Victor Stater on Hoax: The Popish Plot That Never Was

Victor Stater

The author of a new book on a 17th century conspiracy theory that swept the nation discusses the 'plot'.
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Victor Stater, in your introduction you describe the Popish Plot as ‘preposterous’. Are we talking QAnon levels, or a more sane conspiracy theory such as the assassination of JFK?

I’d say there are elements of both—the idea that Charles II might be assassinated in order to put his Catholic brother on the throne was certainly plausible. But as Titus Oates and his fellow informers elaborated their tales more and more absurdities crept in:  Queen Catherine’s personal participation in the plot, a 50,000 strong Catholic uprising intending a general massacre of Protestants, the burning of London, invasions by (take your pick) a French army or an Irish Catholic army. None of these claims were remotely plausible.

The country had recently been through a civil war and the interregnum, before restoration in 1660. Did this make the population particularly fertile ground for a conspiracy theory?

The divisions of the civil war were crucial in the evolution of the plot and people’s reactions to it. Although the Restoration was almost 30 years in the past when Tonge and Oates appeared on the scene, former Royalists and Parliamentarians had neither forgotten nor forgiven the events of the civil wars. It was no coincidence that the most fervent believers in the plot’s reality were mostly ex-Parliamentarians (or their descendants) or that the first skeptics were to be found among former Royalists.

The conspiracy was started by two rather eccentric gentlemen, clergyman Israel Tonge and vagabond Titus Oates. What sort of men were they?

Tonge was in many ways a pitiful figure; his promising academic career foundered when Cromwell’s College at Durham shut down after the Protector’s death. The destruction of his parish church in the Great Fire of 1666 seems to have unhinged him. His paranoia about the Jesuits, whom he blamed for his misfortunes, bloomed. His mental instability became increasingly evident, and he died in 1680 having been completely overshadowed by Oates. Titus Oates, by contrast, was a rogue practically from birth. His life was checkered by fraud, perjury, and pederasty. He had no conscience and no shame to the end of his days.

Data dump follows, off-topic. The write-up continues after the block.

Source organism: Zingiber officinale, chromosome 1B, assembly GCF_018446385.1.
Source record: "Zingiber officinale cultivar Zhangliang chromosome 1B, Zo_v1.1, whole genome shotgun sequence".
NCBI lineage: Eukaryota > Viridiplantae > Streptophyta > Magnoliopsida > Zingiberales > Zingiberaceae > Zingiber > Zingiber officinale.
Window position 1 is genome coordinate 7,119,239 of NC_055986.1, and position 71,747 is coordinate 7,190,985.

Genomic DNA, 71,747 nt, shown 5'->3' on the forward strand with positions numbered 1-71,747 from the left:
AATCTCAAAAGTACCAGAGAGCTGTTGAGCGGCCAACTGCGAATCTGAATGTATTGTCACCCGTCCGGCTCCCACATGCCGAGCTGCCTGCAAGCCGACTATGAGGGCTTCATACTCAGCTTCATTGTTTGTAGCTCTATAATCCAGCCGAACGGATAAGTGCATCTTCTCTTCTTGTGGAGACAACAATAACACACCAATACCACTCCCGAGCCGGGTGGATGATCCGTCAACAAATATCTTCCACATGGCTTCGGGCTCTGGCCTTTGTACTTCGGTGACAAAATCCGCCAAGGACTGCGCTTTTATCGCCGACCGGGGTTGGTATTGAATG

Just how anti-Catholic was the population of 1678?

Anti-Catholicism had deep roots among English Protestants, who learned about Popish cruelty and treachery from infancy on: the massacre of St. Bartholomew’s day, the Gunpowder Plot, the Irish rebellion of 1641 were only the best known incidents. There was a degree of complacency among Protestants in the 1660s and 1670s, but discoveries made of the catholic underground as the plot was investigated brought latent fears to the surface once again.

You’ve described Charles II as ‘Britain’s first modern monarch.’ Why is that?

Charles might be seen as ‘modern’ in a variety of ways. He was a patron of science, chartering the Royal Society and founding the Royal Observatory in Greenwich. He maintained his own lab to conduct chemical experiments. His foreign policy prioritized trade and commerce, rather than dynastic considerations. He established a committee of the Privy Council charged with advancing English trade. He was tolerant on religious questions—he pardoned Quakers and welcomed Huguenot refugees fleeing France. He attempted (but failed) to allow nonconformists and Catholics alike to worship freely. And he embraced—albeit reluctantly—the political revolution that would become two-party politics.

Many innocent catholics were killed. Does that make the ‘plot’ the most lethal conspiracy theory in history?

Perhaps there have been other, more lethal conspiracy theories elsewhere, but I can think of none with more impact in British history, both in terms of lives lost and the longer-term consequences.

Politicians don’t come out of this very well, but the monarch does – is that fair?

I think so; Charles II unquestionably had his faults—he was often inattentive, frivolous and inconstant. But he was not unjust and he was not, like so many politicians of his time, ruthless. He had no taste for persecution and did what he could to defend some of those unjustly accused in the plot. He had mixed success, because he knew that acting too decisively against the informers was politically impossible.

One result of the ‘plot’ was the two-party system. Are we still living with its legacy today?

I think so; two party politics still remain central in much of the English speaking world. Third parties—think the Liberal Democrats or New Democrats in Canada—still struggle to be relevant nationally.

Victor Stater is the author of Hoax: The Popish Plot That Never Was, published by Yale University Press.